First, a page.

Answering a council question, Perez reiterated that the MOU allows the city to proceed with the preliminary design and that would be the phase of work where the full CEQA analysis would be conducted. If, for some reason, the city was unable to obtain the necessary entitlements it would be terminated, he added.

Answering a question from Iseman, Dupuis also confirmed that the city could walk away from the lease before any construction began.

Estimated capital costs of $10 to $12 million include construction and additional soft costs required for design, entitlement and construction administration. An appraisal of the property prepared on behalf of the church determined a fair market value to be $7.18 million. The city agreed the appraised value to be “fair and reasonable,” according to staff.

Annual revenue is estimated to be $440,000 and annual operating costs are estimated at $33,250, the staff report explains. The lease term is proposed for 53 years.

The city would also be required to make a one-time upfront rent payment of $1.98 million to the church within six months of executing the lease. It will be reimbursed to the city if the city is unable to obtain the required Coastal Development Permit and design review approval within three years of execution of the MOU.

The staff report also notes that the city would also pay the church annual rent as a percentage of gross receipts as follows:

–2% of the gross annual revenue beginning on the date the parking structure opens for use and then continuing for 10 years.

–After that, 10% of the gross annual revenue for a period of 20 years.

–And then, 28% of gross annual revenue until the end of the lease term.

Certain assumptions had to be made in the financial model, Dupuis said, and there are review points during the lease. When they receive construction bids and get a more in-depth financial analysis, they would review all of the assumptions again, she pointed out, because things could change (like bonding rates, construction costs, etc.)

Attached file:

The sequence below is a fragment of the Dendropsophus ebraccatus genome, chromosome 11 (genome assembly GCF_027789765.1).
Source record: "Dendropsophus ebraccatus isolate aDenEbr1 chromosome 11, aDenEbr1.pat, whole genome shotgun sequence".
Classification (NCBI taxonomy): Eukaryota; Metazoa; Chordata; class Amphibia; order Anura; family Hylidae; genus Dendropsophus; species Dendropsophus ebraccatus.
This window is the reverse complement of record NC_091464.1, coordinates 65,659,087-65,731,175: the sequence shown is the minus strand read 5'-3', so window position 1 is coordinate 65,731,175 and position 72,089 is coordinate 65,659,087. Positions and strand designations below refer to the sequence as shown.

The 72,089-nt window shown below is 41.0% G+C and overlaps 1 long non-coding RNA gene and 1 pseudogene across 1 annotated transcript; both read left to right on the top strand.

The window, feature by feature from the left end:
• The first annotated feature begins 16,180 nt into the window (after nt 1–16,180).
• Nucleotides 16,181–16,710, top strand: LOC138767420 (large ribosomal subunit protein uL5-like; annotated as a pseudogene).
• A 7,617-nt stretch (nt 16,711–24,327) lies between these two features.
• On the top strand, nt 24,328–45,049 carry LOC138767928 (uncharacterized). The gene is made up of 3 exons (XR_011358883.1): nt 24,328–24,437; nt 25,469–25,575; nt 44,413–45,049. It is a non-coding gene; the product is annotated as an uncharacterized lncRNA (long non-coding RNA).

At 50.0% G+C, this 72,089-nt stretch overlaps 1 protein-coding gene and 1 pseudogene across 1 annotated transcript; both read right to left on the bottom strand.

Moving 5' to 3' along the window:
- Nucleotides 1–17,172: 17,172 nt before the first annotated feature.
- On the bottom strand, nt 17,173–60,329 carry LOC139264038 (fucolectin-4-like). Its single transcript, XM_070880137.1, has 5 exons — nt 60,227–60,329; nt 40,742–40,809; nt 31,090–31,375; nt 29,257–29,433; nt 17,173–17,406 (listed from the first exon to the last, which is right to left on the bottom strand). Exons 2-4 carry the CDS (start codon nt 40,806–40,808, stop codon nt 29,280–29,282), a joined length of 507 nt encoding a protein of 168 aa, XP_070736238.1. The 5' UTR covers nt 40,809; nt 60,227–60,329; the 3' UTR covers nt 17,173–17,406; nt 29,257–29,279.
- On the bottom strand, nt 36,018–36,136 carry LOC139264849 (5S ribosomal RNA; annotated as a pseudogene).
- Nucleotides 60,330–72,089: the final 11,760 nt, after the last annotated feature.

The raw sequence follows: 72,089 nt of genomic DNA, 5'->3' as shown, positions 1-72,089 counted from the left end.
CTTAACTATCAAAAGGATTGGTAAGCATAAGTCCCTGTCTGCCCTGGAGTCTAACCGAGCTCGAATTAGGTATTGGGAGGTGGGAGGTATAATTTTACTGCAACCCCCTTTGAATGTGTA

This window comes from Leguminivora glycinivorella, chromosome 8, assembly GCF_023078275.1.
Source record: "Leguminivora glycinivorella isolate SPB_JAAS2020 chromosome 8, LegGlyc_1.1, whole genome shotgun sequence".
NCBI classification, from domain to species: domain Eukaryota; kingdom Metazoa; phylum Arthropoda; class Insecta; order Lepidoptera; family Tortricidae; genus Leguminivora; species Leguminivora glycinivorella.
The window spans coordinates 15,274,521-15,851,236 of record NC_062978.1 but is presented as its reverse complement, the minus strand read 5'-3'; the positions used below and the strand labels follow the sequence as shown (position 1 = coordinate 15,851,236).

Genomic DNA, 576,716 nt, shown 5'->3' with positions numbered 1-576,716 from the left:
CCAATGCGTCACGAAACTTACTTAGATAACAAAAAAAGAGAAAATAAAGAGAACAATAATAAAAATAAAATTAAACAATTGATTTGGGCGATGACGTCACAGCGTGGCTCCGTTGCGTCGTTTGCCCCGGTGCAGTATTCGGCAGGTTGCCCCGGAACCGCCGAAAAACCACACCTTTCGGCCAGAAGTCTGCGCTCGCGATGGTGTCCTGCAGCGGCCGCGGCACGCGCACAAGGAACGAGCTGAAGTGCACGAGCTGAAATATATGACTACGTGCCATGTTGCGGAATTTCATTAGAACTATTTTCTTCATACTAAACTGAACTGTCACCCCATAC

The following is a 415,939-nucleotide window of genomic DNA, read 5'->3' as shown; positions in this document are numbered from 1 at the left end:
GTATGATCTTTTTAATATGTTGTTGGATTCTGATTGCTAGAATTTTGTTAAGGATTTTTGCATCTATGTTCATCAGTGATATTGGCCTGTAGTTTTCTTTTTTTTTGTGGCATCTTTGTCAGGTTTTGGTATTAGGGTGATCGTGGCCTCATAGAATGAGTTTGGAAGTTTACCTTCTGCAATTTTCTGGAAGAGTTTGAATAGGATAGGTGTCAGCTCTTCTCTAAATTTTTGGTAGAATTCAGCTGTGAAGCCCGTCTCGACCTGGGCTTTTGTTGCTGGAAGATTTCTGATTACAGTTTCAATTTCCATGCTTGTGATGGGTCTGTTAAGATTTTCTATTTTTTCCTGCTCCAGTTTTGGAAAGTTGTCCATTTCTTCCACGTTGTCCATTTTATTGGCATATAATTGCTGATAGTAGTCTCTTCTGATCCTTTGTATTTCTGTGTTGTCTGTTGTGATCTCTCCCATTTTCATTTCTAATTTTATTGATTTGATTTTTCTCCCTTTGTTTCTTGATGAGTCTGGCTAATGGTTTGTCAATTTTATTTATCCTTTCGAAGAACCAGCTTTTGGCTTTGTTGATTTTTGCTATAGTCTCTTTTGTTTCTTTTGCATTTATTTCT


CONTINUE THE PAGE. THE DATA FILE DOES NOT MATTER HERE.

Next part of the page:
“At that time, we can adjust the financial model,” Dupuis explained. “And at that time, if the city or the church decides that this is no longer a good financial deal, either party can walk away from the lease.”

Even then, if they decide to move forward with the project, the financial analysis would be reviewed every 10 years, she added.

“The parties would confer and address the financial bottom line,” Dupuis said, and would focus on “the commitment that both agencies are making to each other, that this is not a profit venture, this is a way to provide a public amenity and public services in the downtown. And overall, the 53 years, we are both interested to make sure we are receiving an equal rate of return on our investment.”

The goal is for the church and the city to get similar return on investment, Dupuis explained.

“Once we flush it out and (determine) what the true costs are we’ll have a better idea of what to do,” Kempf said. 

Split council OKs traffic

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Night traffic in Laguna Beach

More than 30 people spoke during public comment, including many supportive church members and many concerned residents.

Supporters noted that the MOU is, basically, an agreement to look at this property as an opportunity for a parking structure. The city can back out at any time, several pointed out.

It’s a convenient location for a parking structure and people already use the lot that aren’t visiting the church. It might not be a perfect solution, but it’s worth exploring, a few agreed.

Steve Sweet, senior pastor at Laguna Presbyterian Church and a 30-year resident of Laguna Beach, said he’s witnessed firsthand the need for additional parking for the church congregation, particularly on big events and holidays. The church also hosts a variety of community events, requests for which increased significantly this year, he noted. Many residents also use the current lot to visit nearby businesses, services and attend events.

“This proposed parking structure will help meet the increased need,” Sweet said. “This collaborative project with the City of Laguna Beach and Laguna Presbyterian Church will be a significant step forward for our residents and community by providing additional parking that is accessible, safe, and conveniently located in our downtown.”